• I'm trying to decide what CMS to use for a site, and this was useful to know. Thanks.

      I need to setup a blog and forum, and I've been debating over Drupal or a Wordpress + forum hybrid. I like the fact that Drupal has a forum integrated, so you can just create one user login and have access to both sections of the site.

      I think Wordpress is a bit easier to work with if all you want is a blog, but I'm probably leaning towards Drupal right now since I need a bit more.

      I also tried looking at bbPress, which is

    • I am amazed you cited Wordpress as better than Drupal. Wordpress is a horrible piece of code, written by people who care only about the newest in oooh-shiney.

      I've got several Wordpress sites under administration and they give me nothing but headaches. I'm a rotten sysadmin but Wordpress just makes my life that much harder. My brief foray into Drupal was like a trip to heaven in comparison.

      Tip: by far the best way to install and update Wordpress is through the subversion checkout and switch commands.

      And need

    • by bigdadro (452037)

      I've done several sites using Drupal and ran into some of the upgrade and module installation SNAFUs mentioned here.

      I found DRUSH [drupal.org] to be one of the most useful modules available for handling module updates and installation. It is basically a CLI swiss army knife for tasks like module management, cache management, log management, etc. In short it is just plain awesome.

      By using Drush and having Drupal Core checked out via CVS it is trivial to keep everything up to date in an automated fashion.

  • by CopaceticOpus (965603) on Friday January 09, 2009 @03:44PM (#26391487)

    http://www.lullabot.com/audiocast/the_drupal_song [lullabot.com]

    Amuse/annoy your coworkers!

  • by stephthegeek (733850) on Friday January 09, 2009 @03:49PM (#26391529) Homepage
    I also did a review of this book [topnotchthemes.com]. It's awesome. Much better with hands-on, practical walkthroughs than any others out there.
    • by multisync (218450)

      Much better with hands-on, practical walkthroughs than any others out there.

      Check out this [packtpub.com] one. I found that it filled in the gaps left by the online handbook quite nicely. I also like that the publisher funnels some of their profits back in to the projects their books cover.

  • by scorp1us (235526) on Friday January 09, 2009 @03:55PM (#26391595) Journal

    I've read a couple books, but I still don't know how to use it. All the books I read thus far spent 1/2 the time on installing it, which should only be a chapter. The rest of the time, they talk about "nodes" which is too abstract a concept for my friend Prudence, who runs a counseling website to grasp.

    What we really need is a guide on "do this to make a menu", "do this to make a blog", "do this to enter the blog article", do this..., etc. I really have no idea to layout a site and get what I want. So there Drupal sits, well-installed, but doing nothing. Because that's what the books covered.

    • Disclaimer: I am one of the book authors (Angela - hi! :))

      I share your feelings about the extent to which many tech books dwell on these basic concepts. I'm like you. I don't need 3 pages telling me how to extract a tarball. I don't need an entire chapter dedicated to how to use various FTP clients to transfer files. I can get a web application installed, that's not the hard part. I want to hurry up get my hands dirty with the tool and start being productive! This is why we chose a completely different appr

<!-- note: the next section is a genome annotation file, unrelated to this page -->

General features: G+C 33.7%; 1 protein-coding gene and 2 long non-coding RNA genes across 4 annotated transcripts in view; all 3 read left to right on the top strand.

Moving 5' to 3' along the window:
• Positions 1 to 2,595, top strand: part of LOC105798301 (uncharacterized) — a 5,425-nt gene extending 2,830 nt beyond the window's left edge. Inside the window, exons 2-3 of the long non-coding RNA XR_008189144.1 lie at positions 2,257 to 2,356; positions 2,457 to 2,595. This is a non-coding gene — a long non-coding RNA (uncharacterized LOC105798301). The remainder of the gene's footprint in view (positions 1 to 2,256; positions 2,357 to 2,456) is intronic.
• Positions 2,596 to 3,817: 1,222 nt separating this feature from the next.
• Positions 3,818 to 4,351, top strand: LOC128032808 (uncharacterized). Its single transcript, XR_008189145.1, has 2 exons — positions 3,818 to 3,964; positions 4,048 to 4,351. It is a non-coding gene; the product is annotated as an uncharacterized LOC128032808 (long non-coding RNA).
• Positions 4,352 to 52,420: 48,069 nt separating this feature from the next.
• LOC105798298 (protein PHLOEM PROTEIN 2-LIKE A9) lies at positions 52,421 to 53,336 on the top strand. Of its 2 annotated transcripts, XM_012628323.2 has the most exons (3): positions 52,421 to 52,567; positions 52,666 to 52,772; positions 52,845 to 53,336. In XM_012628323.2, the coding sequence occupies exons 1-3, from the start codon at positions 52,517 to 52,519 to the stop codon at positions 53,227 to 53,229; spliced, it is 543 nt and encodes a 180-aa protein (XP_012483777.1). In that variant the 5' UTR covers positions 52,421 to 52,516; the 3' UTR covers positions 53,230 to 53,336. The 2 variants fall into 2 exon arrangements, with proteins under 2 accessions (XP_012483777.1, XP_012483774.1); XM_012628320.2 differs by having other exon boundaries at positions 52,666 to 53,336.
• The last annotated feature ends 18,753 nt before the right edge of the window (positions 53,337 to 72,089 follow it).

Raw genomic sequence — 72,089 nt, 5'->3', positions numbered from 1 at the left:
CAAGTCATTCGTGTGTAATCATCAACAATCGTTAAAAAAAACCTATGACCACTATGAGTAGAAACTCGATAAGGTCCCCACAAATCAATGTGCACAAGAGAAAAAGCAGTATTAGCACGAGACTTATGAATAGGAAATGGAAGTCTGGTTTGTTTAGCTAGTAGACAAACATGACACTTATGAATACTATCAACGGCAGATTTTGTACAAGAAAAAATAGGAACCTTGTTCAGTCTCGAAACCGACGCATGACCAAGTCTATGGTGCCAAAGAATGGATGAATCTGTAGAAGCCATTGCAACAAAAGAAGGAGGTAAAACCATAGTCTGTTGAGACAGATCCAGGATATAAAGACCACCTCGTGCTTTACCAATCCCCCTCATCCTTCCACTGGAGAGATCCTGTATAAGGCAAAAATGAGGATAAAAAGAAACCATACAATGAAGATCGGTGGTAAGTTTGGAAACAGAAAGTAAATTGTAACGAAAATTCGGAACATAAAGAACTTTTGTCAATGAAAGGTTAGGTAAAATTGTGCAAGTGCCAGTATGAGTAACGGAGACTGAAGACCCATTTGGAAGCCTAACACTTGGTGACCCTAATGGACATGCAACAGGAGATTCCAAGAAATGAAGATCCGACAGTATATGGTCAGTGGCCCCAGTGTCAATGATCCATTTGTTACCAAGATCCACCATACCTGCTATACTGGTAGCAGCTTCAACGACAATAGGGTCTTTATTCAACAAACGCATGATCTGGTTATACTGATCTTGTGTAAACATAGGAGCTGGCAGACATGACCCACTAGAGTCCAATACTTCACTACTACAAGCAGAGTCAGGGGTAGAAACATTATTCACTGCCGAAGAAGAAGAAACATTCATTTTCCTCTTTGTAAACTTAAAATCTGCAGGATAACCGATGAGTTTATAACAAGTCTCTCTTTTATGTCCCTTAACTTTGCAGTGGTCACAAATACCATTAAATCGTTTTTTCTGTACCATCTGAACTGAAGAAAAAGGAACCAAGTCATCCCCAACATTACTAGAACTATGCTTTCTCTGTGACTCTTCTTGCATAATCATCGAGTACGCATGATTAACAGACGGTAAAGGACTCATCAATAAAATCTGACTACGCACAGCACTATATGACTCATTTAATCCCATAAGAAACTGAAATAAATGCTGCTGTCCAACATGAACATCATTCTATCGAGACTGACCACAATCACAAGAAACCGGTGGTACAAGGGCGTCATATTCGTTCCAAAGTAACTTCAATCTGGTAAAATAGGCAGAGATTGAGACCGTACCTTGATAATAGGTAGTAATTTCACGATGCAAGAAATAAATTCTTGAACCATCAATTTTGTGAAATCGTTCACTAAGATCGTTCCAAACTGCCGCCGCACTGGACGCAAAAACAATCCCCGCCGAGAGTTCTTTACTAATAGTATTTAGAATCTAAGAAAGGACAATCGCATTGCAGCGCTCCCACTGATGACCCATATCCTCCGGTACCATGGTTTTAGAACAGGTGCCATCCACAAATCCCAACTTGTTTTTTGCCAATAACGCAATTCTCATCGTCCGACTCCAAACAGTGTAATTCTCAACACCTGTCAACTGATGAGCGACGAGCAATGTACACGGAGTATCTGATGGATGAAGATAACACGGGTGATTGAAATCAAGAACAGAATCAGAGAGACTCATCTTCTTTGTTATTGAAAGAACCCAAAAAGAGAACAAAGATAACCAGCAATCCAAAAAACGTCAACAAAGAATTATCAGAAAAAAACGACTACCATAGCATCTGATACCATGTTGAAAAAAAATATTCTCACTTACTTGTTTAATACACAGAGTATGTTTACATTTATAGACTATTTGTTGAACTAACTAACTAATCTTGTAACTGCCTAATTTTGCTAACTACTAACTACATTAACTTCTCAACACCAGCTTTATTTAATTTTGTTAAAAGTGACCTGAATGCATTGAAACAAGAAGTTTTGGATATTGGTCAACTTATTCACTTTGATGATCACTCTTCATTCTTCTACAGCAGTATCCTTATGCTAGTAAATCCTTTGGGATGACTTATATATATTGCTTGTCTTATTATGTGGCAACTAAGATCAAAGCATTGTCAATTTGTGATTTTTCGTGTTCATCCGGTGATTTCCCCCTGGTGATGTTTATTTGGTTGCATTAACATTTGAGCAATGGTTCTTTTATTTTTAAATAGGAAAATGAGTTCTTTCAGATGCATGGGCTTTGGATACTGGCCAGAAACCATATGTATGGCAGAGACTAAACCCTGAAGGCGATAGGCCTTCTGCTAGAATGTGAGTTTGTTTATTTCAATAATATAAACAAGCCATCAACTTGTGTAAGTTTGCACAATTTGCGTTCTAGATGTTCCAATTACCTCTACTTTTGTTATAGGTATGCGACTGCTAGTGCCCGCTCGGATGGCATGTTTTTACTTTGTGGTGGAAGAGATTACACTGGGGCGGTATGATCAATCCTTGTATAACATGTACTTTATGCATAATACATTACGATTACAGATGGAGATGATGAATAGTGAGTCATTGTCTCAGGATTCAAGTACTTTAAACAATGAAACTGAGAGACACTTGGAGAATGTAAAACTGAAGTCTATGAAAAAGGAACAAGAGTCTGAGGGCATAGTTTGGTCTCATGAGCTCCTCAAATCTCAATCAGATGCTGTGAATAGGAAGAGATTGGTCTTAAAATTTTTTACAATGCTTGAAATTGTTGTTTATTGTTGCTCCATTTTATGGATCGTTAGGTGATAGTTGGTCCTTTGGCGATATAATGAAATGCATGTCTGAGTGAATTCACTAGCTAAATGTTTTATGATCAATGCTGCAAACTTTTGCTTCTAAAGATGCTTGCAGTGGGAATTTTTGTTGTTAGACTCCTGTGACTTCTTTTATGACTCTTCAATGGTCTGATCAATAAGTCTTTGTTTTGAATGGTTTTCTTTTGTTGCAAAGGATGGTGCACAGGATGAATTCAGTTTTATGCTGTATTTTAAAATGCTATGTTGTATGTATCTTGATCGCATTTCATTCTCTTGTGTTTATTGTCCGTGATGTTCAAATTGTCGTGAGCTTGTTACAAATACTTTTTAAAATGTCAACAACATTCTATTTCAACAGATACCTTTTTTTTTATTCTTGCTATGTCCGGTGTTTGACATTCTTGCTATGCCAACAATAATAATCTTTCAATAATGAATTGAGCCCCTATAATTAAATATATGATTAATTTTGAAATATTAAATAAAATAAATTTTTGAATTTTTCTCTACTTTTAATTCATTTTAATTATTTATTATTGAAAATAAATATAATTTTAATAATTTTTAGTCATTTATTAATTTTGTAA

• Re: (Score:3, Interesting)

        by scorp1us (235526)

        It would be more than sufficient to show several sites, with various layouts and allow the reader to select one, or elements from several, and see the steps which made the site or element. This would vastly increase confidence and shorten time to deploy.

        Call it "The Drupal Cookbook"

  • "In any computer programming book, screenshots and other figures can be most helpful to the reader"... not me, I tend to find the BNF of the grammar the most helpful.

  • I've looked over the moduals at drupal.org, but haven't found anything useful. Does anyone know of a decent project management modual? I've used PHPProject in the past, it doesn't need to be as complex as that. I really just need to be able to assign tasks to users, define projects, and maybe allocate resources to tasks and projects. Gnatt, time estimates, milestones and such would be a positive bonus, but not a requirement. And no, I don't really have the time to make one myself...

    • Re: (Score:2, Informative)

      by stubob (204064)

      I've used Project + Project Issue Tracking with success.
      http://drupal.org/project/project [drupal.org]
      http://drupal.org/project/project_issue [drupal.org].

      Everything else (except Gantt charts) could be created as content pages within the project.

      For a more integrated system, I'm a fan of Trac, which is Python, not PHP. The wiki markup linking of Trac is worth it on its own.

      • Sweet! Thanks, I'll look at those over the weekend. I've gotten many of my friends to loving Drupal because of it's vast amount of plugins. I have yet to dip into doing any of my own, because this was really the only thing I couldn't find that already existed. I knew their had to be something out there, I just couldn't really find it. Now if I can just fix the access problems I'm having with it and cron.org to update my feeds lol

  • Slightly off topic, but is Drupal the best option for someone with little to no programming knowledge, such as myself? I'm just trying to set up your typical blog-style site with daily posts and the ability to let people comment on each item... nothing fancy. Currently I use Joomla. While I like much about it, I am still finding it difficult to manipulate the template's visuals to my liking. Also, it would be nice if the CMS came with integrated forums, eliminating the need for multiple user accounts. I've
  • by f1vlad (1253784) Works for Slashdot on Friday January 09, 2009 @04:15PM (#26391885) Homepage Journal

    I have extensive experience building in Drupal -- module and theme development.